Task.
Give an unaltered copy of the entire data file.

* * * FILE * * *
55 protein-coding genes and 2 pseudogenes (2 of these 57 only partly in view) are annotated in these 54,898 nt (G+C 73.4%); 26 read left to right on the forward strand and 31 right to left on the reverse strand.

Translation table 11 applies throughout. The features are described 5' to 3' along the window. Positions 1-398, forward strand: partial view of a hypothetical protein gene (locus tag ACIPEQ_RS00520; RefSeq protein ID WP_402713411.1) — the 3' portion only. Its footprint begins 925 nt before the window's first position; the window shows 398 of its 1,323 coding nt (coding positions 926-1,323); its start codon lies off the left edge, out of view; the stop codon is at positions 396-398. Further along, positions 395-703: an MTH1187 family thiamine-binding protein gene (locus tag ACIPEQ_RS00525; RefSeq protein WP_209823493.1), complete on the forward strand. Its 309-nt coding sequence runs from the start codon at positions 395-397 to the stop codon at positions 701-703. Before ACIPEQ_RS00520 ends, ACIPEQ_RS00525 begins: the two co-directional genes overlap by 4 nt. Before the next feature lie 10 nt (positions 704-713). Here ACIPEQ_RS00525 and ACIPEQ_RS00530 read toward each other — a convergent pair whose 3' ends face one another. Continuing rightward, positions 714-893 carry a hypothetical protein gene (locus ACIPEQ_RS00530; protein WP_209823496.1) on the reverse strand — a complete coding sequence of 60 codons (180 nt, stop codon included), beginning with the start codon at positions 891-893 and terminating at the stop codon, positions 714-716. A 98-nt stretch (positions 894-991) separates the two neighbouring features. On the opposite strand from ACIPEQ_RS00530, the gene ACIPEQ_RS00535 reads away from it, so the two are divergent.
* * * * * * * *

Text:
55 protein-coding genes and 2 pseudogenes (2 of these 57 only partly in view) are annotated in these 54,898 nt (G+C 73.4%); 26 read left to right on the forward strand and 31 right to left on the reverse strand.

Translation table 11 applies throughout. The features are described 5' to 3' along the window. Positions 1-398, forward strand: partial view of a hypothetical protein gene (locus tag ACIPEQ_RS00520; RefSeq protein ID WP_402713411.1) — the 3' portion only. Its footprint begins 925 nt before the window's first position; the window shows 398 of its 1,323 coding nt (coding positions 926-1,323); its start codon lies off the left edge, out of view; the stop codon is at positions 396-398. Further along, positions 395-703: an MTH1187 family thiamine-binding protein gene (locus tag ACIPEQ_RS00525; RefSeq protein WP_209823493.1), complete on the forward strand. Its 309-nt coding sequence runs from the start codon at positions 395-397 to the stop codon at positions 701-703. Before ACIPEQ_RS00520 ends, ACIPEQ_RS00525 begins: the two co-directional genes overlap by 4 nt. Before the next feature lie 10 nt (positions 704-713). Here ACIPEQ_RS00525 and ACIPEQ_RS00530 read toward each other — a convergent pair whose 3' ends face one another. Continuing rightward, positions 714-893 carry a hypothetical protein gene (locus ACIPEQ_RS00530; protein WP_209823496.1) on the reverse strand — a complete coding sequence of 60 codons (180 nt, stop codon included), beginning with the start codon at positions 891-893 and terminating at the stop codon, positions 714-716. A 98-nt stretch (positions 894-991) separates the two neighbouring features. On the opposite strand from ACIPEQ_RS00530, the gene ACIPEQ_RS00535 reads away from it, so the two are divergent.